From their review of the evidence, Read and colleagues concluded that childhood abuse is a causal factor for psychosis and "schizophrenia." They went on to suggest that child abuse is a causal factor for hallucinations, in particular, command hallucinations and voices commenting. The review has proved a catalyst for debate and a growing body of interest in this area. Oliver James, a respected British clinical psychologist and writer suggested on the eve of the publication of this review that, "The psychiatric establishment is about to experience an earthquake that will shake its intellectual foundations." He went on in that article for the Guardian newspaper to describe the review as presenting "tectonic plate-shifting evidence." [45] Critics have, however, questioned the validity of these claims and have pointed to the modest number of large-scale studies and to methodological limitations which they suggest limit the conclusions that can be drawn from this data. [34]

 :: The Balance of Evidence 2005-2008 Top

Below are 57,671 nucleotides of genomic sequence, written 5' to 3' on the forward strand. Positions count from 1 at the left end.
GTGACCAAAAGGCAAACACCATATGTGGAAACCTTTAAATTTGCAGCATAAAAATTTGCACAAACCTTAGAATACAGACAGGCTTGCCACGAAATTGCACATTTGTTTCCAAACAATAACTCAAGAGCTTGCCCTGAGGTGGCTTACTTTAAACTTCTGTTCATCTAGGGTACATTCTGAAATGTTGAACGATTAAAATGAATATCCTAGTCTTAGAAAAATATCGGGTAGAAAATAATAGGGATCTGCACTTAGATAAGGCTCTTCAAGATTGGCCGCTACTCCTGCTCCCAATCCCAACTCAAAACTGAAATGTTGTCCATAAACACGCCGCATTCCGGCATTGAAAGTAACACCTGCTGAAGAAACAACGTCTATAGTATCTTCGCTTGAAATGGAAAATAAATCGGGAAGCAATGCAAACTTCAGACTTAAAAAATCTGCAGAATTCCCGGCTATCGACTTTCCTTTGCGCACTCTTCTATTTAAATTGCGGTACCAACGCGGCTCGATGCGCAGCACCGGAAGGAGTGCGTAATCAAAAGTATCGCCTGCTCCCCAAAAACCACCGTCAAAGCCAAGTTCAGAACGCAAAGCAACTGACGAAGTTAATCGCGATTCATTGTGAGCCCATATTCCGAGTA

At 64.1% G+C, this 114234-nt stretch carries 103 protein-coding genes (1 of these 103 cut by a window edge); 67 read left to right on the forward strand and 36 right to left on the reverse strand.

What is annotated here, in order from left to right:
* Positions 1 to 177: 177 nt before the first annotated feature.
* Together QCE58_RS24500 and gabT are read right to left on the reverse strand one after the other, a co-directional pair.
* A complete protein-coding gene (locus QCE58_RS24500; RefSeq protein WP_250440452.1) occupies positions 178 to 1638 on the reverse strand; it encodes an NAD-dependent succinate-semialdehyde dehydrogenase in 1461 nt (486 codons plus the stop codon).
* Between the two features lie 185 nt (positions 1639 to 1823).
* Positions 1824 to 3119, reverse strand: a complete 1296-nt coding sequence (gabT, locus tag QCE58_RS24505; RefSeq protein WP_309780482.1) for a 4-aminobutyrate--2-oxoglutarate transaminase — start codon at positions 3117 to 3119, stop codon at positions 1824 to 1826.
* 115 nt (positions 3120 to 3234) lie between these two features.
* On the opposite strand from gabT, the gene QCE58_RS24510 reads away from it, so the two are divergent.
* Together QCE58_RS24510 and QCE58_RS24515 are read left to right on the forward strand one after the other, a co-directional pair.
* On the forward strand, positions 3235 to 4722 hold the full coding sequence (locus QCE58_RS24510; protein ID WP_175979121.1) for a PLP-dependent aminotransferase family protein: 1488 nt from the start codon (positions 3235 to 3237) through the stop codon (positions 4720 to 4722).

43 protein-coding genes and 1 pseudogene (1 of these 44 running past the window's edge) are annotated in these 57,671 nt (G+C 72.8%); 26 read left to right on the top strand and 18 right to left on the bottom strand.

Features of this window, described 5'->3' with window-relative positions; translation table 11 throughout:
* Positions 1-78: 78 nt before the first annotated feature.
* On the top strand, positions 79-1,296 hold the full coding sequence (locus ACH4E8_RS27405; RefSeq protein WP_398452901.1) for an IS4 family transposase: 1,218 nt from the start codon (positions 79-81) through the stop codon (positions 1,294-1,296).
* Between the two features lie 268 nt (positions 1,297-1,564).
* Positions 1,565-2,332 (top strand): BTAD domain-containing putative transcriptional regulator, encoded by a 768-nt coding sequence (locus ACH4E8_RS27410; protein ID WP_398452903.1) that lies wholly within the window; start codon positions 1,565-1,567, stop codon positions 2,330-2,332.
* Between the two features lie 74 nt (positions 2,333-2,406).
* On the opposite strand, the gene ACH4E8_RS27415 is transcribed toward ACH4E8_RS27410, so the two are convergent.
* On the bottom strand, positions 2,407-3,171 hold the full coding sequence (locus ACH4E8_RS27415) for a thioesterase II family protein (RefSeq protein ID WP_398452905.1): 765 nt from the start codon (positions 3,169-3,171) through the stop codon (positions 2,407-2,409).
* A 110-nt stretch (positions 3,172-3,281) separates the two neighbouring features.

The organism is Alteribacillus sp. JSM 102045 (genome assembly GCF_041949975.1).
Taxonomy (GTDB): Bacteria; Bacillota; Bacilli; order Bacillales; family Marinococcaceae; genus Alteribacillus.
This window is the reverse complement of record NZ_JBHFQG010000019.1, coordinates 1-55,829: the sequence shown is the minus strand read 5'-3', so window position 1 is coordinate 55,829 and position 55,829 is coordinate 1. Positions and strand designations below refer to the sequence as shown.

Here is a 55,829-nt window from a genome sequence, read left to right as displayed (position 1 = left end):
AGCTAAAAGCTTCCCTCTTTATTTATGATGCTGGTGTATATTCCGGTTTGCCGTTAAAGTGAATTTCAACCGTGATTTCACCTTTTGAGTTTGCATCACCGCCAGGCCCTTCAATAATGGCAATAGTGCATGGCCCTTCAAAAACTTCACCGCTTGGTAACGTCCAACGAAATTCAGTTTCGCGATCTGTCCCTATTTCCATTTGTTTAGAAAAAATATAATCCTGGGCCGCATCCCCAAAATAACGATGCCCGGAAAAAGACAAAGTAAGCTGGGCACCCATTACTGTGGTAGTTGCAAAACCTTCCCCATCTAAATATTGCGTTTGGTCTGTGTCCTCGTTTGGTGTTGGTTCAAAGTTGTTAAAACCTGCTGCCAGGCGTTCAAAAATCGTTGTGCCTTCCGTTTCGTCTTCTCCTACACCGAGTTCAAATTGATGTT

In the brief period that has followed, five large-scale studies which add weight to the conclusions of the 2005 review, have been published. The first of these is a prospective study of 2524 adolescents and young adults. [22] Participants provided self-reports on psychological trauma (from a list of nine events including "sexual abuse, " "rape," "natural catastrophe" and "witnessing a terrible event to another") and psychosis-proneness at baseline and subsequently (on average 42 months later) and were interviewed to assess for presence of psychotic symptoms. Those who reported any lifetime trauma at baseline were 2.6 times more likely to experience three or more psychotic symptoms at follow-up. After controlling for gender, socioeconomic status, urbanicity, cannabis use, baseline DSM-IV mental disorders, and psychosis proneness, the adjusted odds ratio (OR) was 1.9 but still statistically significant (95% confidence intervals (CI): 1.16-3.08). Those who reported "sexual abuse" at baseline were significantly more likely to report three or more psychotic symptoms at follow-up compared with those who were not exposed to sexual abuse (Adj. OR: 1.6). The association between trauma and the presence of any psychotic symptoms at follow-up increased in a positively graded fashion with the number of traumatic events. The adjusted OR for one event was 1.78 (95% CI: 1.05-3.03, P = 0.033) and for two events it was 2.30 (95% CI: 1.02-5.18, P = 0.045). However, when trauma meeting DSM-IV criterion A2 (indicating the presence of intense fear, helplessness, and horror) were specified, the adjusted OR for one event was 1.76 (95% CI: 1.00-3.09, P = 0.033) and 3.12 (95% CI: 1.37-7.10, P = 0.007) for two events. The measure of trauma utilized in this study was basic and did not provide data on timing, severity, or duration of trauma. Once again this makes it likely that traumatized participants will have been included in the nontraumatized group, which means the potential of the study to assess the strength of the relationship between trauma and psychosis in this study will have been reduced. The authors concluded, "The dose-response relationship demonstrated in this paper suggests causality. Exposure to trauma in childhood and adolescence thus may modify the trajectory and outcome of psychosis proneness. As psychosis proneness has a continuous expression in the population, many of those exposed could have their risk of later psychosis altered" (p. 531).